Does he belong in the Hall of Fame? Darrell Evans

Claim to fame: Darrell Evans played for the Braves, Giants, and Tigers in his long and productive career. Although a ten year career can be sufficient for Hall of Fame consideration, not many Hall of Famers have had such short careers. A few played 12 years or less; most had careers in the 14 to 18 year range. Evans played 21 seasons, with his later years being some of his best.

Evans was a two-time All-Star, first in 1973 and again in 1983 at age 36. Twice he hit 40 or more home runs; in 1973 he was one of three players in the Braves’ lineup with 40, and in 1985, at age 38, his 40 homers for the Tigers led the American League. Evans is perhaps unique in one sense: His late-career productivity was Hall-worthy, while his early-career numbers could leave him short.

Current Hall of Fame eligibility: Evans was one-and-done, receiving 1.7 percent of the Baseball Writers Association of America vote in 1995. Since more than 20 years have passed since Evans’ retirement, he can now be considered by the Veterans Committee.

Does he belong in the Hall of Fame? Evans had a very unusual career arc. For most players, productivity peaks around age 28 or 29. Age 30 is typically the doorway to decline. Many a 28-year-old All-Star has found himself riding the bench at age 33, or worse, strolling the golf course as a former major leaguer.

Hall of Famers tend to buck this trend, maintaining a high level of play through their early and mid-30s. However, even for Hall members, the decline from late 20s peak performance is usually evident in their stats. In contrast, Evans had no measurable drop-off in performance after turning 30. Evans’ OBP exceeded .350 every year during his 30s. It wasn’t until his last two seasons, in his 40s, that his numbers began to trail off.

Evans’ list of “similars” on is headed by Graig Nettles, Dale Murphy, and Dwight Evans – good company all, but not Hall of Fame company.  The lone Hall of Famer on Evans’ list is Eddie Mathews at No. 10. Comparing career numbers, Mathews hit for higher average and with more power than Evans, but he achieved this advantage only early in his career, declining dramatically after 1965 when he was 33. In terms of BA, OBP and SLG, Mathews and Evans have virtually identical numbers from age 31 on, though Evans played almost twice as long after turning 30.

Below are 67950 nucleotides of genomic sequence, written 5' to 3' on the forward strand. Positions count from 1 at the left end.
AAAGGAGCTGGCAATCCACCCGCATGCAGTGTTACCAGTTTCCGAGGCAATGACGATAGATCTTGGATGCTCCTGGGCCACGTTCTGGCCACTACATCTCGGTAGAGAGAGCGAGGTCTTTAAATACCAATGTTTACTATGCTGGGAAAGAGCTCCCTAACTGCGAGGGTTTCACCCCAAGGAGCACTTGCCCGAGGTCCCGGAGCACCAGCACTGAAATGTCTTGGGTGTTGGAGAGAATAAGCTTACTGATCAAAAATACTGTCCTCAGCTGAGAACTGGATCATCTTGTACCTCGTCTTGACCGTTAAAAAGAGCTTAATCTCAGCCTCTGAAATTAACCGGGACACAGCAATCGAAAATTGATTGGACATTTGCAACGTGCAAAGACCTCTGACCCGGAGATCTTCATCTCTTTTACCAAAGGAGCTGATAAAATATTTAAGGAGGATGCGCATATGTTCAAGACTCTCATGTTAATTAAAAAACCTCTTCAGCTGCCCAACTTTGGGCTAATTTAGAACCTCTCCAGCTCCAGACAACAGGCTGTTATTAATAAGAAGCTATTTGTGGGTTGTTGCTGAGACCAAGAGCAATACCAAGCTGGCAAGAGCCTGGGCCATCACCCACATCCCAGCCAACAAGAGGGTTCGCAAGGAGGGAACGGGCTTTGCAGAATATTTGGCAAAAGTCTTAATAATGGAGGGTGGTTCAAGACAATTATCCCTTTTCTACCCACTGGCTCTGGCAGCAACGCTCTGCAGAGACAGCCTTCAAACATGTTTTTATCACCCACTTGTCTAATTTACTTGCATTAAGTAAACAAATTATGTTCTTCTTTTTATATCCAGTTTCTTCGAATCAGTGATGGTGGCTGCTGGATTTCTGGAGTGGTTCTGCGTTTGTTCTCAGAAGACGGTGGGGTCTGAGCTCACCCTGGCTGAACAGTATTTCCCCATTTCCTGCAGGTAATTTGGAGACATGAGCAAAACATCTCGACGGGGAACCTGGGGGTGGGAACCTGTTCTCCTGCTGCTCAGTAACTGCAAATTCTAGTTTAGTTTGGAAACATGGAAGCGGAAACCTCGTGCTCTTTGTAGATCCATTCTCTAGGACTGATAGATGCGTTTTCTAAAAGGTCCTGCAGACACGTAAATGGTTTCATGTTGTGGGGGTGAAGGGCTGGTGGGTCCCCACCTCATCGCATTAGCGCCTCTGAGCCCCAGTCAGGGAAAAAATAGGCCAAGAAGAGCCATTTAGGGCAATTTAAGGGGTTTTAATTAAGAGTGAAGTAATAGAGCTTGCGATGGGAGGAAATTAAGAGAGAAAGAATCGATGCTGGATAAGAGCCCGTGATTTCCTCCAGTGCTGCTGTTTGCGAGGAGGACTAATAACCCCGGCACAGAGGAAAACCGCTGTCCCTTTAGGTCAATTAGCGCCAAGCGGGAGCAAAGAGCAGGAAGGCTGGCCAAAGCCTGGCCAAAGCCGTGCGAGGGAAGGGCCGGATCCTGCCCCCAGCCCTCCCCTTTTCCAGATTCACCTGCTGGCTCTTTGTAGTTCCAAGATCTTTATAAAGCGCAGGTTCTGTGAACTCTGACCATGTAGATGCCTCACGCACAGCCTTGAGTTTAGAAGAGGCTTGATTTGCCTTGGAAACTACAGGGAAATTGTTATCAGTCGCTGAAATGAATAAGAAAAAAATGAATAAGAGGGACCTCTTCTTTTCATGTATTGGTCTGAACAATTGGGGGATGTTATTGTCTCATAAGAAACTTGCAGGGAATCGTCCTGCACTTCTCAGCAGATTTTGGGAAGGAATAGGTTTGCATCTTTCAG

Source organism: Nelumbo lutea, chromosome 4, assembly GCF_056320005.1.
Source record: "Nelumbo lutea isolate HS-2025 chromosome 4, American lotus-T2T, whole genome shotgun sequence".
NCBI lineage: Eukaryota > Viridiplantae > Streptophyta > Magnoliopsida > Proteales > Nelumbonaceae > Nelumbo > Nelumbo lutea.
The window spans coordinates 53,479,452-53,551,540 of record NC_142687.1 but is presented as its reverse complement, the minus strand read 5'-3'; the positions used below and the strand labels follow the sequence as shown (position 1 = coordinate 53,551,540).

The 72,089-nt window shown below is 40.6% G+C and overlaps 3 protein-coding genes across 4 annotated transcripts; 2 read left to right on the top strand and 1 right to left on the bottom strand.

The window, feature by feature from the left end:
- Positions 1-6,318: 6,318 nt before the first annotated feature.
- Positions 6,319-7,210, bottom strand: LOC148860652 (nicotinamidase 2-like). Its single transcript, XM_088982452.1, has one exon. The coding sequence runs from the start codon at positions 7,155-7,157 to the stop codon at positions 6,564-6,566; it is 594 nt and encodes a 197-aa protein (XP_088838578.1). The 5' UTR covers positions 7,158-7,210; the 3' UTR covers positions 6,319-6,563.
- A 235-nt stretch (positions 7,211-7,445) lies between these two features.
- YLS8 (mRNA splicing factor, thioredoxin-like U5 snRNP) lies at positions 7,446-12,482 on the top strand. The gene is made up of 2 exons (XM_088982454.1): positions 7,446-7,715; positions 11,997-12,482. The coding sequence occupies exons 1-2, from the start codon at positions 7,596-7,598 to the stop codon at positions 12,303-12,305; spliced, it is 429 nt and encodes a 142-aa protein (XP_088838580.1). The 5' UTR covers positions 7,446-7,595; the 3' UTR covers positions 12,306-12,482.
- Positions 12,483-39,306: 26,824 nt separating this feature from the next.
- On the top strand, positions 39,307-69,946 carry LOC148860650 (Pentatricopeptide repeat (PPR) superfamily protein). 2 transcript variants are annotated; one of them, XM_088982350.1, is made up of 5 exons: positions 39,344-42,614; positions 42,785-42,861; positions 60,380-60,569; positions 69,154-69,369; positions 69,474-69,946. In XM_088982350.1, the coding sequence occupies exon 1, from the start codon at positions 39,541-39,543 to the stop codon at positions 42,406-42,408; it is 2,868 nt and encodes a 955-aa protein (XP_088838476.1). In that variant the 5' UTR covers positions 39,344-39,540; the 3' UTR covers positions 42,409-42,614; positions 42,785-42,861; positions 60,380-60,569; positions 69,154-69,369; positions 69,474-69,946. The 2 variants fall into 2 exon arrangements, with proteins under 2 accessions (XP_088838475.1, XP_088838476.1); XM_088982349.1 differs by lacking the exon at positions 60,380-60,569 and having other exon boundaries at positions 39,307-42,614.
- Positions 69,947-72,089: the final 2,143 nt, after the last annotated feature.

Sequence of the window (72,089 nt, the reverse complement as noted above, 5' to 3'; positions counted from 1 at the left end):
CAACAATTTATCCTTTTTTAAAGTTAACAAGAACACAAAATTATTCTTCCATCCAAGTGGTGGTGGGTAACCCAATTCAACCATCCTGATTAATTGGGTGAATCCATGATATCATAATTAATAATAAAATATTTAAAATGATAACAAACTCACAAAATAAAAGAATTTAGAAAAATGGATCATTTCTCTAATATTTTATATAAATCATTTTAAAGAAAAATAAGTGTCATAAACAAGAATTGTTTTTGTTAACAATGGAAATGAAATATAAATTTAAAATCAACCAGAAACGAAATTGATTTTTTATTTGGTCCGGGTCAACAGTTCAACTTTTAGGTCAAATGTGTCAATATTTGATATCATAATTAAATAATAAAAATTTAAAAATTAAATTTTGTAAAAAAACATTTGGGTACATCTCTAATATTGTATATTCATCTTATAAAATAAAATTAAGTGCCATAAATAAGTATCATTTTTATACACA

Player Career phase G H HR BA OBP SLG
Darrell Evans Age 22-30 995 829 147 .248 .367 .428
Age 31-42 1692 1394 267 .247 .356 .433
Total 2687 2223 414 .248 .361 .431
Eddie Mathews Age 20-30 1634 1690 399 .282 .384 .543
Age 31-36 757 625 113 .247 .351 .431
Total 2391 2315 512 .271 .376 .509

If Evans’ stats leave him just shy of Cooperstown, let’s compare him to some other not-quite Hall of Famers. Jimmy Wynn, Don Mattingly, and Rocky Colavito have all been examined on this blog in recent months. Each had early-career numbers pointing toward Cooperstown, but quicker and steeper declines after age 30 than is typical for most Hall of Famers. In some cases, the decline is fueled by chronic injuries, as was true for Mattingly. In any event, the resulting failure to pass or even approach milestone numbers of hits and home runs undermines the Hall candidacy of such players.

Listed below are five players who had very strong production early, but who didn’t last very long into their 30s. After age 30, Murphy’s career mirrored Mathews’, which is to say it was half of what Evans’ post-30 career was.  The others below were done by age 35. On average they played about a third as much as Evans after age 30, and with less impact.

Player Career G H HR BA OBP SLG
Dale Murphy Age 20-30 1360 1388 266 .277 .355 .491
Age 31-37 820 723 132 .246 .329 .431
Total 2180 2111 398 .265 .346 .469
Jimmy Wynn Age 21-30 1287 1185 203 .259 .361 .450